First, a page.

Compactness determines protein folding type

J Bioinform Comput Biol. 2008 Aug;6(4):667-80. doi: 10.1142/s0219720008003618.


We have demonstrated here that protein compactness, which we define as the ratio of the accessible surface area of a protein to that of the ideal sphere of the same volume, is one of the factors determining the mechanism of protein folding. Proteins with multi-state kinetics, on average, are more compact (compactness is 1.49+/-0.02 for proteins within the size range of 101-151 amino acid residues) than proteins with two-state kinetics (compactness is 1.59+/-0.03 for proteins within the same size range of 101-151 amino acid residues). We have shown that compactness for homologous proteins can explain both the difference in folding rates and the difference in folding mechanisms.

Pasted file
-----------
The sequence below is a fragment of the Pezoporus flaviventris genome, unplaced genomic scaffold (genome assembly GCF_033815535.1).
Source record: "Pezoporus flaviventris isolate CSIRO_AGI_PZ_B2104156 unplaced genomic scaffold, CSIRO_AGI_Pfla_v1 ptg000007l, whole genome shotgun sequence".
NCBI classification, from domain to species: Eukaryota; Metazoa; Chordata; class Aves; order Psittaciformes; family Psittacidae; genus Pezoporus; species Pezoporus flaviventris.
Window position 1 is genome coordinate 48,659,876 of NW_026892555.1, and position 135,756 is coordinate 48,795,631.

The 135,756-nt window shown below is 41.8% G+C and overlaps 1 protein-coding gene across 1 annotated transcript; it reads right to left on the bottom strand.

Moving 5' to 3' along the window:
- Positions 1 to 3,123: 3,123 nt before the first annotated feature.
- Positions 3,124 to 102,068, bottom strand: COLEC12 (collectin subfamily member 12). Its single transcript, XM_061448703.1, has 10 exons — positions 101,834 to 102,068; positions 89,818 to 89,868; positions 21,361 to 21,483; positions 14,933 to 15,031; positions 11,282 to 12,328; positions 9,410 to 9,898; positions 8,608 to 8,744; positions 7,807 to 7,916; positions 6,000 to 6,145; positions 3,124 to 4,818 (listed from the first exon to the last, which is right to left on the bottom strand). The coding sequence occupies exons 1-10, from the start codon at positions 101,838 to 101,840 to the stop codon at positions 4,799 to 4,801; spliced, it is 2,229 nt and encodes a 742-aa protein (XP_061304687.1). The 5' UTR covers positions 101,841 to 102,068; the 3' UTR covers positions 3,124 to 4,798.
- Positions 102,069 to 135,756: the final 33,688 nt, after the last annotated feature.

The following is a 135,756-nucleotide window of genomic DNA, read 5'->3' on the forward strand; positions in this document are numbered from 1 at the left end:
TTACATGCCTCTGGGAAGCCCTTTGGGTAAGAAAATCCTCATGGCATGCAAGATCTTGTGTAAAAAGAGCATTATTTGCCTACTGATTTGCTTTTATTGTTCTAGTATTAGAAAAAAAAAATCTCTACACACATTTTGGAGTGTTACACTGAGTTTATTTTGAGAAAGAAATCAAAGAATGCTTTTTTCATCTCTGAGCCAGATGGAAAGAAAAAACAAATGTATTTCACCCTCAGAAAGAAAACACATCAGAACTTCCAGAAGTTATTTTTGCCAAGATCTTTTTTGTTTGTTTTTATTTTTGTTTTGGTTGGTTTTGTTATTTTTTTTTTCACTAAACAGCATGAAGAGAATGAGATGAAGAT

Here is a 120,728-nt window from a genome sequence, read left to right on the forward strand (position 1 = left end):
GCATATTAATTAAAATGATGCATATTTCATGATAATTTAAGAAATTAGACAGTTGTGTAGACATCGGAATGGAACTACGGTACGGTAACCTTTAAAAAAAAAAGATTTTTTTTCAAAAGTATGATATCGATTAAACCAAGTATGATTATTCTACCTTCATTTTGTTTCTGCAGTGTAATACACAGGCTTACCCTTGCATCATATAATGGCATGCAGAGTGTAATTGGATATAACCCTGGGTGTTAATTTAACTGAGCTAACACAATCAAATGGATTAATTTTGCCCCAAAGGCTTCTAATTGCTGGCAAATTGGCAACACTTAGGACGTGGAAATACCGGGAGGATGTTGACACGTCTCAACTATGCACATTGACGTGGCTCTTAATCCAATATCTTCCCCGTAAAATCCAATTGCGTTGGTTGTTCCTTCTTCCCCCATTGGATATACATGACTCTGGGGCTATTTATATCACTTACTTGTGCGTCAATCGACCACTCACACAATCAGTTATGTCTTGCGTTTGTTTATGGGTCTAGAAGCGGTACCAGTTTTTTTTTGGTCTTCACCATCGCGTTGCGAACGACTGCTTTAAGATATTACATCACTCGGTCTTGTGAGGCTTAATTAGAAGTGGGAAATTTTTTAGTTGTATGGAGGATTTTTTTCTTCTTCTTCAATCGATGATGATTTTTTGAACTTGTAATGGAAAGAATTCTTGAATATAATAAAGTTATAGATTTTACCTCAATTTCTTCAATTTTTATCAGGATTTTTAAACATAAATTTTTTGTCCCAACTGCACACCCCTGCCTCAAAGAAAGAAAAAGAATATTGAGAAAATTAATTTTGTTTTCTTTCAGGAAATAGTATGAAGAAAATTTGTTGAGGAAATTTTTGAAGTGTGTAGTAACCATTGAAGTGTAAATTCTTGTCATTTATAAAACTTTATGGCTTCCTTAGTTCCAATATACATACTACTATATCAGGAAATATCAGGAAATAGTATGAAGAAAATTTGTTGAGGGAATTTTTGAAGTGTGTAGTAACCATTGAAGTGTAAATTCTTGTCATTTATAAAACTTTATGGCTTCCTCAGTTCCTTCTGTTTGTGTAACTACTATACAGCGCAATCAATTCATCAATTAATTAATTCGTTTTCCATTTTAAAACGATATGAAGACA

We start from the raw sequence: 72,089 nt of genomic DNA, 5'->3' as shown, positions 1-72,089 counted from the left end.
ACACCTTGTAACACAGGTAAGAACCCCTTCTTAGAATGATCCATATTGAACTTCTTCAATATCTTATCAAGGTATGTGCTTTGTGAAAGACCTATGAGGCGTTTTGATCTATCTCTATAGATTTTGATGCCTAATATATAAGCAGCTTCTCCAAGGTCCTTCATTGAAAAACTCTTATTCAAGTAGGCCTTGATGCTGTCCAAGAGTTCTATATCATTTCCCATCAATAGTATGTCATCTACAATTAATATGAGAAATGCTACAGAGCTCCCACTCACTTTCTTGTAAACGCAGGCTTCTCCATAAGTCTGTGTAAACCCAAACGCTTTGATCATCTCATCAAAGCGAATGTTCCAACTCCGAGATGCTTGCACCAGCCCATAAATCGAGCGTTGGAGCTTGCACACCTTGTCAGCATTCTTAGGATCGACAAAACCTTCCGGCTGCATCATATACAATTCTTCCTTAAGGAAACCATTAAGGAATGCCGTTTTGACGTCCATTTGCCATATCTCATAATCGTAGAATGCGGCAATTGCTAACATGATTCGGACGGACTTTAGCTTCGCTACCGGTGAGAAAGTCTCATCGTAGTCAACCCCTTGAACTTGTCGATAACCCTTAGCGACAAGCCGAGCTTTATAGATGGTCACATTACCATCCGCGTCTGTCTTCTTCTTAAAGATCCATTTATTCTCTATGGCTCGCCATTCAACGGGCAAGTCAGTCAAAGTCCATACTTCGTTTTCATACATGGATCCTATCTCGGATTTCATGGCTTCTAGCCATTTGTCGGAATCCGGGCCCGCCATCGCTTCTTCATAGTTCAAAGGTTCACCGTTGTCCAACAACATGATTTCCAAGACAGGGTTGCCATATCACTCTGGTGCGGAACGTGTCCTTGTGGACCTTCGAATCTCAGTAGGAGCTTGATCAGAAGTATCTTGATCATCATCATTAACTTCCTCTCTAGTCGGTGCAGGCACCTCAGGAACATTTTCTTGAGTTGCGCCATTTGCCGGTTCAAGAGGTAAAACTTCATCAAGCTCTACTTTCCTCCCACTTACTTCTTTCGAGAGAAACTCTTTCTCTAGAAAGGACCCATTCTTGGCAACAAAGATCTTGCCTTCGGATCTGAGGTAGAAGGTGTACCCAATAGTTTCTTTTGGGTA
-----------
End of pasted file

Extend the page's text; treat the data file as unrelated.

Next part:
Publication types

  • Research Support, Non-U.S. Gov't

MeSH terms

  • Computer Simulation
  • Models, Chemical*
  • Models, Molecular*
  • Protein Conformation
  • Protein Folding*
  • Proteins / chemistry*
  • Proteins / ultrastructure*


  • Proteins